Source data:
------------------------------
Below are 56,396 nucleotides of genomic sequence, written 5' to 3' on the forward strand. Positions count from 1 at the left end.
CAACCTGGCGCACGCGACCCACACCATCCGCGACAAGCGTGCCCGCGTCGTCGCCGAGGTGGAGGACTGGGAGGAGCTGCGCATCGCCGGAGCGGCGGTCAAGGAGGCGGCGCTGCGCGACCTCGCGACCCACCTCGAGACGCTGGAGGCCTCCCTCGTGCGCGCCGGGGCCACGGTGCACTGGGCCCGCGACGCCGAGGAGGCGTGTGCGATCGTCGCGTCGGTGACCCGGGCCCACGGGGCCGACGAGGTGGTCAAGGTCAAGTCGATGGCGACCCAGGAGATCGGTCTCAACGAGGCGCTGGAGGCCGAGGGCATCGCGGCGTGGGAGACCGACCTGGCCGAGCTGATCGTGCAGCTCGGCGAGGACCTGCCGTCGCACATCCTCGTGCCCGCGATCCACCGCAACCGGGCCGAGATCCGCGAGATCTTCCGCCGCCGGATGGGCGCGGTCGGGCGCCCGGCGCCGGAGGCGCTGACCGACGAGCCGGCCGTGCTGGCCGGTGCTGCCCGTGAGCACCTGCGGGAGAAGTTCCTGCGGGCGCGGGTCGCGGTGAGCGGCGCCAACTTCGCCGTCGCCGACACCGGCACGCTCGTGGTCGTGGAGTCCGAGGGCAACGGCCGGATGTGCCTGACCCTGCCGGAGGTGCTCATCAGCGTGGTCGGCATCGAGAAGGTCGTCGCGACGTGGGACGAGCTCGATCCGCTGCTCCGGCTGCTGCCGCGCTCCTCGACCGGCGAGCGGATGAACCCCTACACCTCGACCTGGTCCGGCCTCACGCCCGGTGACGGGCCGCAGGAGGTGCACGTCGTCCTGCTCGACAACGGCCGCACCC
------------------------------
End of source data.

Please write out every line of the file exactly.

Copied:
Below are 56,396 nucleotides of genomic sequence, written 5' to 3' on the forward strand. Positions count from 1 at the left end.
CAACCTGGCGCACGCGACCCACACCATCCGCGACAAGCGTGCCCGCGTCGTCGCCGAGGTGGAGGACTGGGAGGAGCTGCGCATCGCCGGAGCGGCGGTCAAGGAGGCGGCGCTGCGCGACCTCGCGACCCACCTCGAGACGCTGGAGGCCTCCCTCGTGCGCGCCGGGGCCACGGTGCACTGGGCCCGCGACGCCGAGGAGGCGTGTGCGATCGTCGCGTCGGTGACCCGGGCCCACGGGGCCGACGAGGTGGTCAAGGTCAAGTCGATGGCGACCCAGGAGATCGGTCTCAACGAGGCGCTGGAGGCCGAGGGCATCGCGGCGTGGGAGACCGACCTGGCCGAGCTGATCGTGCAGCTCGGCGAGGACCTGCCGTCGCACATCCTCGTGCCCGCGATCCACCGCAACCGGGCCGAGATCCGCGAGATCTTCCGCCGCCGGATGGGCGCGGTCGGGCGCCCGGCGCCGGAGGCGCTGACCGACGAGCCGGCCGTGCTGGCCGGTGCTGCCCGTGAGCACCTGCGGGAGAAGTTCCTGCGGGCGCGGGTCGCGGTGAGCGGCGCCAACTTCGCCGTCGCCGACACCGGCACGCTCGTGGTCGTGGAGTCCGAGGGCAACGGCCGGATGTGCCTGACCCTGCCGGAGGTGCTCATCAGCGTGGTCGGCATCGAGAAGGTCGTCGCGACGTGGGACGAGCTCGATCCGCTGCTCCGGCTGCTGCCGCGCTCCTCGACCGGCGAGCGGATGAACCCCTACACCTCGACCTGGTCCGGCCTCACGCCCGGTGACGGGCCGCAGGAGGTGCACGTCGTCCTGCTCGACAACGGCCGCACCC